More specifically, the ice-maker 19 is constructed with the helical tubing section 21 disposed about a vertical axis and located within a well 23 which is formed by an outer tube 33 made of synthetic resin material and having an interior diameter just larger than the exterior diameter of the ice helix it is intended to form; however, a tube of substantially larger diameter could be used if desired. Preferably, the tube 33 is formed from polyvinylchloride, polypropylene or a similar material which will not form a strong bond to the ice helix should the helix be inadvertently allowed to grow slightly oversize. Water enters the well 23 through a lower inlet 35 to which a water supply line 37 is connected. The supply line 37 is provided with a solenoid-operated off-on valve 39 to control the flow of water. Connected in the supply line 37 at a location downstream of the solenoid valve 39 is a tee 41 which interconnects with an air supply line 43 which continuously bubbles air through the well for a purpose to be described hereinafter. A water overflow outlet 45 is provided near the top of the well 23 and connects to a drain pipe 47 to carry away the overflowing water.
The tube 33 which defines the well is mounted at its bottom on a support plate 49 and suitably sealed by a gasket. The driver 27 is mounted in a suitable base 51 which depends from the support plate 49 and has a collar portion 53 at the upper end thereof which extends through an opening in the support plate and is affixed thereto (see FIG. 4). The driver 27 includes a central, elongated shaft 55 which extends from a bushing 57 mounted in the top of the tube 33 through the passageway in the base 51 and into a gear reducer 59. The gear reducer 59 is supported in a surrounding housing 61 disposed below the support plate 49 and is suitably mounted by a plurality of posts 63 which depend from the plate 49. The gear reducer is mechanically connected to an electric drive motor 65 which is also disposed in the housing 61.
The central shaft 55, at a location just below its upper end which is received in the bushing 57, supports an elongated, depending tubular sheath 67 which is located coaxially with the shaft and which supports four radially extending fins 69 disposed at about 90° to one another, as best seen in FIG. 3. As seen in FIG. 4, the interior diameter of the sheath 67 is substantially larger than the outer diameter of the central shaft 55 so that it is spaced therefrom to provide an annular region therebetween. Disposed in this region is a hollow heat-exchanger 71 which is stationarily affixed to the driver base 51 and the outer surface of which is dimensioned so as to lie in sliding, thermally conducting contact with the interior surface of the sheath 67. As seen in FIG. 4, the heat-exchanger 71 includes a central baffle 73 which is coaxially located and divides the heat-exchanger into an inner and outer chamber. The outer chamber is in connection with an inlet tube 75 extending through an opening in the base 51, and the inner chamber is in connection with an outlet tube 77 extending through a slightly lower opening in the base 51.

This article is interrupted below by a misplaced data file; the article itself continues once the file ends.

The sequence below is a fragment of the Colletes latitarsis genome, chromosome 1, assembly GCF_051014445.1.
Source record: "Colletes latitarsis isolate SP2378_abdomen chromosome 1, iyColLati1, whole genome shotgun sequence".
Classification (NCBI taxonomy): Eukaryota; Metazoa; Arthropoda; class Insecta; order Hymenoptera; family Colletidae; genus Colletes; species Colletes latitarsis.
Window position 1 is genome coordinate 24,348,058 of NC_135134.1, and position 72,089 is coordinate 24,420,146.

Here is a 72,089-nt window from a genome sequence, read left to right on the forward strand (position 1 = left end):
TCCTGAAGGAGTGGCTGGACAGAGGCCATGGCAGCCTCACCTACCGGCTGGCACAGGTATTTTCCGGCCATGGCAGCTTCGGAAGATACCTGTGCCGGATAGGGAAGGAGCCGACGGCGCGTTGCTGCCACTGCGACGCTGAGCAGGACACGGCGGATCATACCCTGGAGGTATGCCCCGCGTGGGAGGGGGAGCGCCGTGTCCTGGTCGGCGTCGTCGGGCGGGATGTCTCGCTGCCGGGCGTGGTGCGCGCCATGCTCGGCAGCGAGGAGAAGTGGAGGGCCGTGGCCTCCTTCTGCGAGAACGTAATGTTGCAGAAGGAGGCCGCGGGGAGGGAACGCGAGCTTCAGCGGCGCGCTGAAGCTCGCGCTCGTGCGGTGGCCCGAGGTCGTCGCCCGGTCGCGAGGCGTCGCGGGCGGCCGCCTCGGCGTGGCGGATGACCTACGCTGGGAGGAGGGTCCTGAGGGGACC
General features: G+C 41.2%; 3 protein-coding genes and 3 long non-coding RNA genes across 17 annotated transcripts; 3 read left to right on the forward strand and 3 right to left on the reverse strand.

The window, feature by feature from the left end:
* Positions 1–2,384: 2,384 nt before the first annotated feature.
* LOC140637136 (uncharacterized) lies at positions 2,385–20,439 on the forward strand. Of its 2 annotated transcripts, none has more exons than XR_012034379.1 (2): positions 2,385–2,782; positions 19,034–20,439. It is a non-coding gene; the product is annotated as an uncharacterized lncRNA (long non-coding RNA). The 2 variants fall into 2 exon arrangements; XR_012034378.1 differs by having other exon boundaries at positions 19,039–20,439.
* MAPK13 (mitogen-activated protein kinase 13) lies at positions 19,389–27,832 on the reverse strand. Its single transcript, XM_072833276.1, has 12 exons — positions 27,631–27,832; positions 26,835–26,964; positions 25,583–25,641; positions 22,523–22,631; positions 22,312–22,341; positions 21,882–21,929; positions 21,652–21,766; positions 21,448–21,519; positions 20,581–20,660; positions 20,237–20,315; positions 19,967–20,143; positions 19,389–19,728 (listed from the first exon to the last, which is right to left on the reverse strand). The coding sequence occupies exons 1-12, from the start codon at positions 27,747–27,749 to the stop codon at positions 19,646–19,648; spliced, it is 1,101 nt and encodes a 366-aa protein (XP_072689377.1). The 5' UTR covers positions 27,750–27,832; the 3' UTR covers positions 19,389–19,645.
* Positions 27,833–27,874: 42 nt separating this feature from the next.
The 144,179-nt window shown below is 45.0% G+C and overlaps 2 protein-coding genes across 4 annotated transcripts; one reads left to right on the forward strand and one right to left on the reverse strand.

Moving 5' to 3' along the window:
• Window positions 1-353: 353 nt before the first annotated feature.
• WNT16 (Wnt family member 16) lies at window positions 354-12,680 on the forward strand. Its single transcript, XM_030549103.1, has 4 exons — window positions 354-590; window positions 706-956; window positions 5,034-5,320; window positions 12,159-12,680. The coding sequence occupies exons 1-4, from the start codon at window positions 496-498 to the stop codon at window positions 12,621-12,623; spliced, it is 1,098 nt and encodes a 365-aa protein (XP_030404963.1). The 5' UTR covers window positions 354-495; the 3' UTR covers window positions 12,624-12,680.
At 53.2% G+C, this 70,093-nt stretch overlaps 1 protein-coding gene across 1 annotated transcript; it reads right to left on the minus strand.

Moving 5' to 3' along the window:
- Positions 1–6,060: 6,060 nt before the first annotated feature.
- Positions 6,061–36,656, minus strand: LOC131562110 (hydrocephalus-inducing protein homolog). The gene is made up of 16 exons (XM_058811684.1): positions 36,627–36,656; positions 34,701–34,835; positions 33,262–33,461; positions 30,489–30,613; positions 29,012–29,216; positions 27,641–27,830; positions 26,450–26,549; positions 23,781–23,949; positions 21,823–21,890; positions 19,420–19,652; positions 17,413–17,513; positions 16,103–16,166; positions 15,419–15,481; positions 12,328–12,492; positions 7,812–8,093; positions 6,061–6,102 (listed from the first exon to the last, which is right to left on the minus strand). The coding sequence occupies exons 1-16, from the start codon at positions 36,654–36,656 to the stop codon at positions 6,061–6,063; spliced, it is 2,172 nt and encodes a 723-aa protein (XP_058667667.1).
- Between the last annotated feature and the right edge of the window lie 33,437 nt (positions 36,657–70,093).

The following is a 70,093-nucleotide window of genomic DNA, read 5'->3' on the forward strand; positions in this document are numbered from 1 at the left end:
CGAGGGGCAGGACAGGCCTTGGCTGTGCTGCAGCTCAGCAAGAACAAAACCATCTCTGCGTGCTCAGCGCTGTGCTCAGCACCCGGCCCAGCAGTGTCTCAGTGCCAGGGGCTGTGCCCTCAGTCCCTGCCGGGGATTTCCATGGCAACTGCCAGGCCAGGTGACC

As best seen in FIG. 5, the refrigeration system contains a number of the standard components usually present, including a compressor 79, a condenser 81, a receiver 83 for the liquid from the condenser and an accumulator 85 from which the compressor takes suction. The refrigerant which is used is a relatively low-boiling chlorinated-fluorocarbon, such as R-22, e.g., Freon-22, which has suitable physical characteristics. Low-pressure refrigerant vapor accumulates in the accumulator 85, and the compressor 79 takes suction from a conventional U-tube within the accumulator. The high-pressure refrigerant gas is discharged through a line 87 leading to the condenser 81 where the high-pressure gas gives up its heat to the atmosphere, aided by air flow therepast created by a motor-driven fan 89, causing the high-pressure vapor to condense to liquid that flows through a line 91 to the receiver 83.